I work at a regional campus of La Trobe University, Australia. More precisely, I work at the Bendigo campus of La Trobe University. At Bendigo, we are often annoyed when referred to and addressed as ‘regional’ students and staff. Really, we should not be. After all, Bendigo campus is an outpost of La Trobe’s metropolitan base. It is funded, run, and directed from Bundoora (Melbourne). The word ‘regional’ simply describes the situation. A region is an “administrative division of a city or a district [… or …] a country” (Brown 2528). And the Latin etymology of region (regio, regere) includes “direction, line”, and “rule” (Kidd 208, 589). Just as the Bendigo campus of La Trobe is a satellite of the metropolitan campus, the town of Bendigo is an outpost of Melbourne. So, when we are addressed and interpellated (Althusser 48) as regional, it is a reminder of the ongoing fact that Australia is (still) a colony, an outpost of empire, a country organised on the colonial model. From central administrative hubs, spokes of communication, and transportation spread to the outposts. When Bendigo students and staff are addressed as regional, in a way we are also being addressed as colonial.
In this article, the terms ‘region’ and ‘regional’ are deployed as inextricably associated with the Australian version of colonialism. In Australia, in the central metropolitan hubs, where the colonial project is at its most comprehensive, it is hard to see what remains, to see what has escaped that project. The aim of this article is to explore how different aspects of the country escape the totalising project of Australian colonialism. This exploration is undertaken primarily through a discussion of the ways in which some places on this continent remain not regional (and thus, not colonial) how they keep the metropolis at bay, and how they, thus, keep Europe at bay. This discussion includes a general overview of the Australian colonial project, particularly as it pertains to First Nations Peoples, their knowledge and philosophies, and the continent’s unique ecologies. Then the article becomes more speculative, imagining different ways of seeing and experiencing time and place in this country, ways of seeing the remains and refuges of pre-1788, not-regional, and not-colonial Australia. In these remains and refuges, there persist the flourishing and radical difference of this continent’s ecologies and, not surprisingly, the radical suitedness of tens of thousands of years of First Nations Peoples’ culture and thinking to that ecology, as Country. In what remains not regional, I argue, are answers to the question: How will we live here in the Anthropocene?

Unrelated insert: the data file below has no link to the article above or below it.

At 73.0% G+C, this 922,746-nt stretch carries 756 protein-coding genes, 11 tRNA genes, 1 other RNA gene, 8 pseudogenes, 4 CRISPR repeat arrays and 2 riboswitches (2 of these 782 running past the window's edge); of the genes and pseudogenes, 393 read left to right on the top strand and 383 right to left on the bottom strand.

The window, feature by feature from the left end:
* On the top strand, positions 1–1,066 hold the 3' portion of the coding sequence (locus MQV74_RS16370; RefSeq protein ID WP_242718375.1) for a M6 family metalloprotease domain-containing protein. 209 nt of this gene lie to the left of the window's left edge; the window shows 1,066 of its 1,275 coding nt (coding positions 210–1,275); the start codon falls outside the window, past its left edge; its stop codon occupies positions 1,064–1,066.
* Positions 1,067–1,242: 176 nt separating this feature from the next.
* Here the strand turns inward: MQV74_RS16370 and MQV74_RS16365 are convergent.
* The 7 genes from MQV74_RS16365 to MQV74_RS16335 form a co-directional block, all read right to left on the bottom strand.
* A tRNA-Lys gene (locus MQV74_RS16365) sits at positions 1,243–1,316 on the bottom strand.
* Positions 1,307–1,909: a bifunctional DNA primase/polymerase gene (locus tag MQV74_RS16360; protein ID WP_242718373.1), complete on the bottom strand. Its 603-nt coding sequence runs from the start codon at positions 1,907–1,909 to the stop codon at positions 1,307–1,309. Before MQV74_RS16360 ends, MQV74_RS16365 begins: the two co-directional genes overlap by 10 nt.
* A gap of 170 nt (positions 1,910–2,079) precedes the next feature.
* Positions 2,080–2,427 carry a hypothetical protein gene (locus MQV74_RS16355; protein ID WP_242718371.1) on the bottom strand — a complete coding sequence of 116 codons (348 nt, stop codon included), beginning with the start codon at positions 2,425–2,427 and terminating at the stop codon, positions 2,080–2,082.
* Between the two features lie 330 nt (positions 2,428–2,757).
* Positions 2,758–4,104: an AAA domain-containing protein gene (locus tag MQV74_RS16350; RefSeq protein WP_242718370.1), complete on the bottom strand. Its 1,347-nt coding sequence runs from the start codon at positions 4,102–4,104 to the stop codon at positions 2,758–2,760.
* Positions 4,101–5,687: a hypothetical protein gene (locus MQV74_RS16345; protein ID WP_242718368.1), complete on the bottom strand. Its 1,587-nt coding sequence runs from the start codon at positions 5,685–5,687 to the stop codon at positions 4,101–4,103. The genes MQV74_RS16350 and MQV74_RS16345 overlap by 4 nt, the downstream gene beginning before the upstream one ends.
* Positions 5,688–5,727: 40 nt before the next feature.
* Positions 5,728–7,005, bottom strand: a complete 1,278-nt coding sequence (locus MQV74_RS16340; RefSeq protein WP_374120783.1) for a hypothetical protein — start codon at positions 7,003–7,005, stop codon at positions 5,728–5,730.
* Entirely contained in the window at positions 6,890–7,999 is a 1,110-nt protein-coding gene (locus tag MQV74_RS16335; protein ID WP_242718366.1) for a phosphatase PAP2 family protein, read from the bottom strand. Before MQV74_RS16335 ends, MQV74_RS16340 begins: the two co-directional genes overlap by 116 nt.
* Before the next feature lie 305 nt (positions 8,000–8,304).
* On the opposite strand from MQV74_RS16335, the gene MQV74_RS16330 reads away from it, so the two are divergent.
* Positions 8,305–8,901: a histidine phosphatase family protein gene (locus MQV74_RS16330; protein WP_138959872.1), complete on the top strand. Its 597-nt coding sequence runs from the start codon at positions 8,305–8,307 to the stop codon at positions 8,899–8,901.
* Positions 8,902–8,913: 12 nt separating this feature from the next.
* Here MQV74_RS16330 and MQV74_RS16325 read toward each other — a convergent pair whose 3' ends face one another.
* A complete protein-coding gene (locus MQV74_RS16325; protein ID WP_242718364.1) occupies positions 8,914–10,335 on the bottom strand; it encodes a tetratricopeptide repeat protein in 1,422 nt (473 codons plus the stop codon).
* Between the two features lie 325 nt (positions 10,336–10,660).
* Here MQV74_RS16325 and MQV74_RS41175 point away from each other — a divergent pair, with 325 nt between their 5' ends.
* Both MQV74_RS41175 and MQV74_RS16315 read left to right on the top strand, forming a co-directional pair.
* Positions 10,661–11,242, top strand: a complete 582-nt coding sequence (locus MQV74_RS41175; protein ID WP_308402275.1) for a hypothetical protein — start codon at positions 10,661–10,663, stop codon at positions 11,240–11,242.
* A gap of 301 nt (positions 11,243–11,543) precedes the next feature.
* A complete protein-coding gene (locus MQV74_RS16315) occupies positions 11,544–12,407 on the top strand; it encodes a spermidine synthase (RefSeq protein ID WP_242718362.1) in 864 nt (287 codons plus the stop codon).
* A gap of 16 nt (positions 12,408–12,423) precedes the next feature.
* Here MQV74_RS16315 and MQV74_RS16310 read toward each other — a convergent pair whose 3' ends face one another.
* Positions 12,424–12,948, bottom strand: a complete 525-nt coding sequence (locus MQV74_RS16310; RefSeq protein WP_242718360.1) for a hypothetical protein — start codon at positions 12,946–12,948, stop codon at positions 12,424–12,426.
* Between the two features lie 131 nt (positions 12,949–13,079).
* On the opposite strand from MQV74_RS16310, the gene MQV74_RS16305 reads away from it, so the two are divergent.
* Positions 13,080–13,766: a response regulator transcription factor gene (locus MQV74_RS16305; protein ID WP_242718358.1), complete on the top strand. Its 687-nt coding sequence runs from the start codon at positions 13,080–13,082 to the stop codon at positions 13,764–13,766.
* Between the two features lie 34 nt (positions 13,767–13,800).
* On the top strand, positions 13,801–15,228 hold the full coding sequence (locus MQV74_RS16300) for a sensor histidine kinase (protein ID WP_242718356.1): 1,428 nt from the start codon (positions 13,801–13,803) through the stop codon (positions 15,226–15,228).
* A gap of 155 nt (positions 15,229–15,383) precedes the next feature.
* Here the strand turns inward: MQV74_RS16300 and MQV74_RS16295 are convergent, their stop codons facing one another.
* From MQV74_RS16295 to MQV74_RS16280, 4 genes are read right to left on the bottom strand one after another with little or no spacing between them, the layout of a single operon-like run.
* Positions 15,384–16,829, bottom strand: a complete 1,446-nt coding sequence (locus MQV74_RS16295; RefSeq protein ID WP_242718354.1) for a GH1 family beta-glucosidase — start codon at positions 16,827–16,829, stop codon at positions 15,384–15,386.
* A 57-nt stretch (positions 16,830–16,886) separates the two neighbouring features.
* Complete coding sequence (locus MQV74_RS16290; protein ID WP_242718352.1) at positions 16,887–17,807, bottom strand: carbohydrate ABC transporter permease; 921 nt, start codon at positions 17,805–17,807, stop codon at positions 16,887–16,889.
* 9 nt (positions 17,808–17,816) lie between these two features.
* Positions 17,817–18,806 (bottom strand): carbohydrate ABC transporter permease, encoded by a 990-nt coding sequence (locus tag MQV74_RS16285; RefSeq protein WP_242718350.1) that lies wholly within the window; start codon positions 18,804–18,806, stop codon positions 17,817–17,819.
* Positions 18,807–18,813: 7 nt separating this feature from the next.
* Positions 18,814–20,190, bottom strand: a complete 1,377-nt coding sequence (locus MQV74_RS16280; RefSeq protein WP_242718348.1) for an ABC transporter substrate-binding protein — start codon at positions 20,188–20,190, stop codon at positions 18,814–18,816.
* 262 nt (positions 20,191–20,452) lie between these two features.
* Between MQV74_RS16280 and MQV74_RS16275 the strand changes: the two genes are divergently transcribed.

A Totalising Project
Since 1788, in the face of the ongoing presence and resistance of First Nations cultures, and the continent’s radically unique ecologies, the Australian colonial project has been to convert the continent into a region of Europe. As such, the imposed political, administrative, scientific, and economic institutions are largely European. This is also so, to a lesser extent, of social and cultural institutions. While the continent is not Europe geologically, the notion of the Anthropocene suggests that this is changing (Crutzen and Stoermer). This article does not resummarise the vast body of scholarship on the effects of colonisation, from genocide to missionary charity, to the creation of bureaucratic and comprador classes, and so on. Suffice to say that the different valences of colonisation—from outright malevolence to misguided benevolence–produce similar and common effects. As such, what we experience in metropolitan and regional Australia, is chillingly similar to what people experience in London. Chilling, because this experience demonstrates how the effects of the project tend towards the total.